Someone tosses a coin ten times; it comes up heads every time. What's the probability it comes up heads on the next toss? (Pretty darn high—part of @nntaleb's work is unprogramming you from your high-school rules of thumb.) Now consider the (related) Gambler's fallacy...
In this case, it's a theory about compensation: the worse one's luck is, the more likely it is to see a reversal. On the surface, it's irrational. The more bad luck you have, the more you accumulate evidence that the system is rigged.
But there's also an anthropic component. If the luck is bad enough, it starts to become inconsistent with your survival. You've accumulated evidence for correlations in the environment, but these correlations (may be) inconsistent with (people like you) being in this environment.
An example. You're in a city where everyone takes public transport. You encounter a string of bad delays. It's reasonable to conclude they'll end—otherwise people wouldn't take public transport. It's unlikely that you happened to show up right when the network collapses.
Of course, that's a bad heuristic in a casino, which relies on a constant influx of losers. But in other environments, particularly with persistent populations and no evidence for sudden changes in the underlying laws, it makes sense.
Another example: the three-card monte scam in a big city. You meet some guys on the corner, who convince you to go in on the game. You win, a few times. The more you win, the more you ought to be convinced that your luck will turn. Otherwise, how are these guys there?
(In this case, the anthropic reasoning concerns the scamsters—it's unlikely that you showed up right when their operation starts to fall apart.)
The general principle, which again is due to @nntaleb, is a new kind of failure. The "IYI", intellectual-yet-idiot. IMO, this is driven by standardized testing—we started to promote people on the basis of their ability to internalize fake-but-difficult-to-master rules...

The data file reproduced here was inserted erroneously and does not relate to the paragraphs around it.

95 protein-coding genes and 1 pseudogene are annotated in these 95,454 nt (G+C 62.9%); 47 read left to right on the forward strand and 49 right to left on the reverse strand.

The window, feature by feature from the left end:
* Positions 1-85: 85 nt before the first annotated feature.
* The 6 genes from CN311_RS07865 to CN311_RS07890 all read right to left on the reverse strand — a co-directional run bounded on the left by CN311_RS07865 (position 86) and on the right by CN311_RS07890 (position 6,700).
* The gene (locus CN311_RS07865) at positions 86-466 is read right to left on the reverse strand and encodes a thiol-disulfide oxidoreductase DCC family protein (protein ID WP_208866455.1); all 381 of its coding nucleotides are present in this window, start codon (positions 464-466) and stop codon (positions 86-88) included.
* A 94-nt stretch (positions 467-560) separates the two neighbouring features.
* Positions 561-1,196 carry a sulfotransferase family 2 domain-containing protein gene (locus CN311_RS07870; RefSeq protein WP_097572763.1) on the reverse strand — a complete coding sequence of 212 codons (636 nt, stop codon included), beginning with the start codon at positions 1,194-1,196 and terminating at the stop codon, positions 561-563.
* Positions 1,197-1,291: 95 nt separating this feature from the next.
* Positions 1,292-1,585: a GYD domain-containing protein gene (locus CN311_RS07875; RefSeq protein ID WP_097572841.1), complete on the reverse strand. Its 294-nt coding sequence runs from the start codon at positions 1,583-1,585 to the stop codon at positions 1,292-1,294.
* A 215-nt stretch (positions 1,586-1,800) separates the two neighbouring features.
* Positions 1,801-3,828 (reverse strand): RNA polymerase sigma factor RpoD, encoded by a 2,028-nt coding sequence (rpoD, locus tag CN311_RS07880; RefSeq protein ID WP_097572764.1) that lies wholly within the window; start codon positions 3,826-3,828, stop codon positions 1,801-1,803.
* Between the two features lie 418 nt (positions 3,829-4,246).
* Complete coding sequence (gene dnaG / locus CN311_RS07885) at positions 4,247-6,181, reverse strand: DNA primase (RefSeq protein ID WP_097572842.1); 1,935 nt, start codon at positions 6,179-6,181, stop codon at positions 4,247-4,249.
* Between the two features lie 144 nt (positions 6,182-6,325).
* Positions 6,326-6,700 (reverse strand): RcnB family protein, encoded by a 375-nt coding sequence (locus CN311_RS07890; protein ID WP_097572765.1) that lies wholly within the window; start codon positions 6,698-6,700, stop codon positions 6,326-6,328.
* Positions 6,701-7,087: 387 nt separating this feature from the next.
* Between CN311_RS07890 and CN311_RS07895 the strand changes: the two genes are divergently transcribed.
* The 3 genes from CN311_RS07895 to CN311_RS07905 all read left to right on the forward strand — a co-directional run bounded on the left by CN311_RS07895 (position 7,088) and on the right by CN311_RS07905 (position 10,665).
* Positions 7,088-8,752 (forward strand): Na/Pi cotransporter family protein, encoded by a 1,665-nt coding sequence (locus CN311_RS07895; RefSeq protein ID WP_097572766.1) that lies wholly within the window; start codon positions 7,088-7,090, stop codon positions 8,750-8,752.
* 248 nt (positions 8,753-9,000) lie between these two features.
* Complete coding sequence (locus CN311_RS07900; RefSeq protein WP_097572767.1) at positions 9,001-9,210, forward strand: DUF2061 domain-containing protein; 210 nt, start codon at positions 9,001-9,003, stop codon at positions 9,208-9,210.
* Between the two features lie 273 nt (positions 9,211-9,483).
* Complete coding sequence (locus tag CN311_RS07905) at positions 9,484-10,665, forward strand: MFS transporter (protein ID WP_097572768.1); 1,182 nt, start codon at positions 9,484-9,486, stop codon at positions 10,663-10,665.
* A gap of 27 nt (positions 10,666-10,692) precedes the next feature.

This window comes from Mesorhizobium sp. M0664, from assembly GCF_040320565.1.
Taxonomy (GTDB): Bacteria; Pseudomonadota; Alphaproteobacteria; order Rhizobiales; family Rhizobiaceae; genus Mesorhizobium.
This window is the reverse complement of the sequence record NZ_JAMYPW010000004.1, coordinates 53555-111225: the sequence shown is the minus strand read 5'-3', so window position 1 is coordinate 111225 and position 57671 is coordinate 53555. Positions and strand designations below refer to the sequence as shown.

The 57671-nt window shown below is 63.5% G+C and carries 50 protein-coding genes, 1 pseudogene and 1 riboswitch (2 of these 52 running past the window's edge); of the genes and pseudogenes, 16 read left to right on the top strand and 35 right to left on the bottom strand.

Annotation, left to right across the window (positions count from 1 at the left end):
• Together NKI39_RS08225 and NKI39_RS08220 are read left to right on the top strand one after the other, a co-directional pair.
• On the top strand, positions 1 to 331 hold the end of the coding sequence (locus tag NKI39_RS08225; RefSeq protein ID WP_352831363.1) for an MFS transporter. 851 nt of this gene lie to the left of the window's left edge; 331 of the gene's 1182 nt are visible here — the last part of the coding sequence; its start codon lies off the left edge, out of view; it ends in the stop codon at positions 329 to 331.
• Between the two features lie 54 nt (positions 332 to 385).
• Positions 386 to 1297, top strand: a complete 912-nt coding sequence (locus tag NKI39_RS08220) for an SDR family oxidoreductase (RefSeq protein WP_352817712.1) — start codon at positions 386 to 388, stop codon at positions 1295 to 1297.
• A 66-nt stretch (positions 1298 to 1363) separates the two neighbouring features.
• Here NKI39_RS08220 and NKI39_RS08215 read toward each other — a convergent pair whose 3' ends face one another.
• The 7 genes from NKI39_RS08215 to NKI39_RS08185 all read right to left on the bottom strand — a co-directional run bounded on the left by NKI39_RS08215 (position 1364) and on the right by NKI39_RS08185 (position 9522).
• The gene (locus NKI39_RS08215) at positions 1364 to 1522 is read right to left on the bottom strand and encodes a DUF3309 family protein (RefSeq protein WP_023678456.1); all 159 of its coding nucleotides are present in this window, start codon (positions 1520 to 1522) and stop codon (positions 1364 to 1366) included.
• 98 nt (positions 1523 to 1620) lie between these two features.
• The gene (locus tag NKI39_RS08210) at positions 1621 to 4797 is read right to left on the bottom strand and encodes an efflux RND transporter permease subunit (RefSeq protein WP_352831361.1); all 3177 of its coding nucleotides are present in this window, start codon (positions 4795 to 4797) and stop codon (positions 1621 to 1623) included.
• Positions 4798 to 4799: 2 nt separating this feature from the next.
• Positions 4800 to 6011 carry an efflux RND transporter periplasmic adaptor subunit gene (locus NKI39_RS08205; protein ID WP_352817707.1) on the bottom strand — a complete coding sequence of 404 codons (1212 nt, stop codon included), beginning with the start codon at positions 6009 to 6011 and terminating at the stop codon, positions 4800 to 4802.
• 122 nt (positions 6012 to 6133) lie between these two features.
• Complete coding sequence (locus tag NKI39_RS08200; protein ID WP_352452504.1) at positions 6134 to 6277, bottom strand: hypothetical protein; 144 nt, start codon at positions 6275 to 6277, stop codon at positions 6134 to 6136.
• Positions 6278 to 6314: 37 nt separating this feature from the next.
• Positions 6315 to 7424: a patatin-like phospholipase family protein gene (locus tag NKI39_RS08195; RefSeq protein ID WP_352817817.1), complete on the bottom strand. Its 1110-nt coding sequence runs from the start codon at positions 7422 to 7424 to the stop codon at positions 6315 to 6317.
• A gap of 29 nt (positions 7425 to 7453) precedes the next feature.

In a previous cycle, the British ran their empire by fast-tracking twelve year olds who could master Latin grammar. The ambiguities of interpretation make this a much better idea than the SAT version, where one learns more abstract "grammars"—e.g., integration by parts.
Everything can be degraded, of course. When I give CMU students the coin-toss problem, it's usually unfamiliar enough that they're thrown back on a more complex, and life-integrated, form of reasoning. But ask that question enough, and tutors will arise to teach the solution...
...which negates the original value of the puzzle. (BTW, nearly all the students "get it", which bodes well for our future engineers.)
A final thought on this, before I get back to my real work. If you pose this kind of problem as a teacher, there's a second level to what's going on: your students are also modeling you! (and your class.)
i.e., they're asking themselves—is this a class where we're all living in la-la land, or is there some substance here, some connection to our own lived experience?
So, yes, I'm proud that most of my students get it. :)
This is lovely—yes! "I can't be the only idiot" summarizes why we keep waiting for the train with rising hope.
You might also connect it to the bulk-vs-long-tail. "I'm not the only idiot" is true when there are repeated tests of the system of similar magnitude.